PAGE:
Notwithstanding any other provision of this letter:
- Banker represents and warrants that Banker and its affiliates have no material conflict of interest in connection with the assignment contemplated by this letter.
- During the term of Banker’s engagement, Banker and its affiliates will not invest in, or represent or provide services to, the following direct competitors of the Company (“Listed Competitors”): [list of names]
- During the term of this engagement, Banker will promptly advise the Company in writing of any conflict of interest detrimental to the Company of which Banker’s become aware.
The engagement letter should have a confidentiality obligation of the banker. The following is suggested language:
Banker will treat as confidential any non-public information relating to the Company or the proposed transaction, and will not use such information except as (a) required in order to perform services under this engagement, (b) such information becomes publicly available other than through disclosure by Banker or its employees, representatives or agents, or (c) otherwise required by law or judicial or regulatory process (and, in such case, only after seeking with the Company’s assistance a protective order or other confidential treatment). This paragraph will survive any termination of this letter.
The banker may give itself the right to unilaterally announce its role in the transaction. It is appropriate that any announcement about the transaction or the banker’s role in the transaction must be first approved by the company.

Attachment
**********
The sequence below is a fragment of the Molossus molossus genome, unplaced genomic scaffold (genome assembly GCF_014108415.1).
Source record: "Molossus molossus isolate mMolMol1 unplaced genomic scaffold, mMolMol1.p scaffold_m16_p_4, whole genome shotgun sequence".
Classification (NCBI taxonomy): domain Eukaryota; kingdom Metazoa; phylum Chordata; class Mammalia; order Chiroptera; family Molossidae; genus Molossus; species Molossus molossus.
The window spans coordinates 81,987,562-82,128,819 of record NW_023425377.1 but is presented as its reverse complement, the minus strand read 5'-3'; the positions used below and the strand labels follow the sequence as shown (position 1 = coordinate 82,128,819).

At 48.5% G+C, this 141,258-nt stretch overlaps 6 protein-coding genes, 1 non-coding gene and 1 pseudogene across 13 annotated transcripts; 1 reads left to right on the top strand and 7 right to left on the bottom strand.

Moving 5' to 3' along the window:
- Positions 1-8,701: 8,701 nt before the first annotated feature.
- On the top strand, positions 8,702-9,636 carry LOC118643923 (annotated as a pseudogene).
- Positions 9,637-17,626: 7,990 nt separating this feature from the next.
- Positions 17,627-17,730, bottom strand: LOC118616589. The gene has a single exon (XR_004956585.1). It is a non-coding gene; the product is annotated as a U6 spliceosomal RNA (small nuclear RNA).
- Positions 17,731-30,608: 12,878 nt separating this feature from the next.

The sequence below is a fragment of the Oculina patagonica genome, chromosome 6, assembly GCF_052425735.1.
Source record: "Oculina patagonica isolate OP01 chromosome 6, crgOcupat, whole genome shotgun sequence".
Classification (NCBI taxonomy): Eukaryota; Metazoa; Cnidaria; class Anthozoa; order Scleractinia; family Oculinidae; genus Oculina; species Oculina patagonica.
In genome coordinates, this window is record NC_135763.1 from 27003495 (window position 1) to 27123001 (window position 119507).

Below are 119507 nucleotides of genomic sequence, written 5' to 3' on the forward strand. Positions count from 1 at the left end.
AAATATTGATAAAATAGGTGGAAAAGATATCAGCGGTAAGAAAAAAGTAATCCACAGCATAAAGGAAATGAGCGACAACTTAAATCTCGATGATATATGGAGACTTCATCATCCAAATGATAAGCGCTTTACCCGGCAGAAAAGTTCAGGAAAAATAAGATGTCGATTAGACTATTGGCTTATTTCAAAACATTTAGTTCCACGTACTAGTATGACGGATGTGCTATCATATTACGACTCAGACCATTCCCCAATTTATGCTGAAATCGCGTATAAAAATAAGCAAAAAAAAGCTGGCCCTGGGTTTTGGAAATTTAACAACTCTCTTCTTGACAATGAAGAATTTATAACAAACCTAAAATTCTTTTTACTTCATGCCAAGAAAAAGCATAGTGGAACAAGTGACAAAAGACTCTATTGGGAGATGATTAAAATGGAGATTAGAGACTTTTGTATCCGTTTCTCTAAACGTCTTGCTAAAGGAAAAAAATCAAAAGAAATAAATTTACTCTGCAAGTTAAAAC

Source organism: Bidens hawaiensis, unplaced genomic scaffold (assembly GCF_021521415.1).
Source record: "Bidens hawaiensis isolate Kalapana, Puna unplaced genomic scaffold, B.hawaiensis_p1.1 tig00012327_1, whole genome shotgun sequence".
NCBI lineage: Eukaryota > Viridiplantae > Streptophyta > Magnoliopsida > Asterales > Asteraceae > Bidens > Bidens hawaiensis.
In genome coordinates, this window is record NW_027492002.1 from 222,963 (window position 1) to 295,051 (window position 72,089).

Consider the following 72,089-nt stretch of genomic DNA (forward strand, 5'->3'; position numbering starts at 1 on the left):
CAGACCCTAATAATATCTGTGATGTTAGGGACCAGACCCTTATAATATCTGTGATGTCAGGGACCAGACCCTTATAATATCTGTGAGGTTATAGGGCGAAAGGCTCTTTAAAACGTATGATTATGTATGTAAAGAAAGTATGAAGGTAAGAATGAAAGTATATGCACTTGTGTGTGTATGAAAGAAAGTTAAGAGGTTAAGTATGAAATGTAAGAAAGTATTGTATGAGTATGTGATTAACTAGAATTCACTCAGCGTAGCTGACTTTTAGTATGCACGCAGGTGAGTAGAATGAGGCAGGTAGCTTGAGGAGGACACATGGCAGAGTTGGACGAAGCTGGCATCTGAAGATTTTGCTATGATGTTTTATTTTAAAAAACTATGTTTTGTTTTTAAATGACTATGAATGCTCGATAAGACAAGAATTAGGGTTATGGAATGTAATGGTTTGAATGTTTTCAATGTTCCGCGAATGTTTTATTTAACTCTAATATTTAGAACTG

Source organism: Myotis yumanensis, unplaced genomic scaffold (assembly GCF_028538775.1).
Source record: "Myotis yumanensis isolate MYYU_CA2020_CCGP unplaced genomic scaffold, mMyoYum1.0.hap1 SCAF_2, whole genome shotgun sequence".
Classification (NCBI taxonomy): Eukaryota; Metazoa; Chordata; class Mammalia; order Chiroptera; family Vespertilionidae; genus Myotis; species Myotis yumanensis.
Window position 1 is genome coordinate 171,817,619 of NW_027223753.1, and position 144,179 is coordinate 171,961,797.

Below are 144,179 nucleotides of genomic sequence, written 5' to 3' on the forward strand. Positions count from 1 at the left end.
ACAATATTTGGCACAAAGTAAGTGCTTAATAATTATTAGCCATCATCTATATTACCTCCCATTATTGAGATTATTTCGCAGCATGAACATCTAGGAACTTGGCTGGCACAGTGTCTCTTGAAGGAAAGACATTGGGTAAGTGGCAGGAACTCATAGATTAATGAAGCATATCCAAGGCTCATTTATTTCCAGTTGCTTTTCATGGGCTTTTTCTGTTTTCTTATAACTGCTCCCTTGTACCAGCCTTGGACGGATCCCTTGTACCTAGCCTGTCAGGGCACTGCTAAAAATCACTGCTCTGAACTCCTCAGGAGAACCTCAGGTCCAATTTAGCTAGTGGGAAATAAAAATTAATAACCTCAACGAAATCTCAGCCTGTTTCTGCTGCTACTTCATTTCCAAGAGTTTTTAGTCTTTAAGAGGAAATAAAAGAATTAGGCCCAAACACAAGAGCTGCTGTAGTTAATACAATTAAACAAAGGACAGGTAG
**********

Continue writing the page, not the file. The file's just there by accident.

The engagement letter will provide for very broad indemnification of the banker. For the most part, such indemnification provisions are industry standard (and often sacrosanct for the investment banker), but the following caveats are appropriate:
- Indemnification is required only to the extent permitted by law.
- Indemnification is not required if the damage primarily resulted from the bad faith, gross negligence, willful misconduct, or material breach of the engagement letter by the banker.
- Reimbursement for legal fees and expenses should only be for “reasonable” legal fees and expenses.
- Indemnified persons must provide prompt notice of potential claims.
- No settlement of an indemnified claim is allowed without the company’s consent, which consent will not be unreasonably withheld or delayed.
For a comprehensive book on M&A, see Mergers and Acquisitions of Privately Held Companies: Analysis, Forms, and Agreements.
Copyright © by Richard D. Harroch. All Rights Reserved.
Richard D. Harroch is a Managing Director and Global Head of M&A at VantagePoint Capital Partners, a large venture capital fund in the San Francisco area. His focus is on investing in Internet and digital media companies, and he was the founder of several Internet companies. His articles have appeared online in Forbes, Fortune, MSN, Yahoo, FoxBusiness, and AllBusiness.com. Richard is the author of several books on startups and entrepreneurship as well as the co-author of Poker for Dummies and a Wall Street Journal-bestselling book on small business. He was also a corporate partner at the law firm of Orrick, Herrington & Sutcliffe, with experience in startups, mergers and acquisitions, strategic alliances, and venture capital.
Source: AllBusiness Feeds
Author: Richard Harroch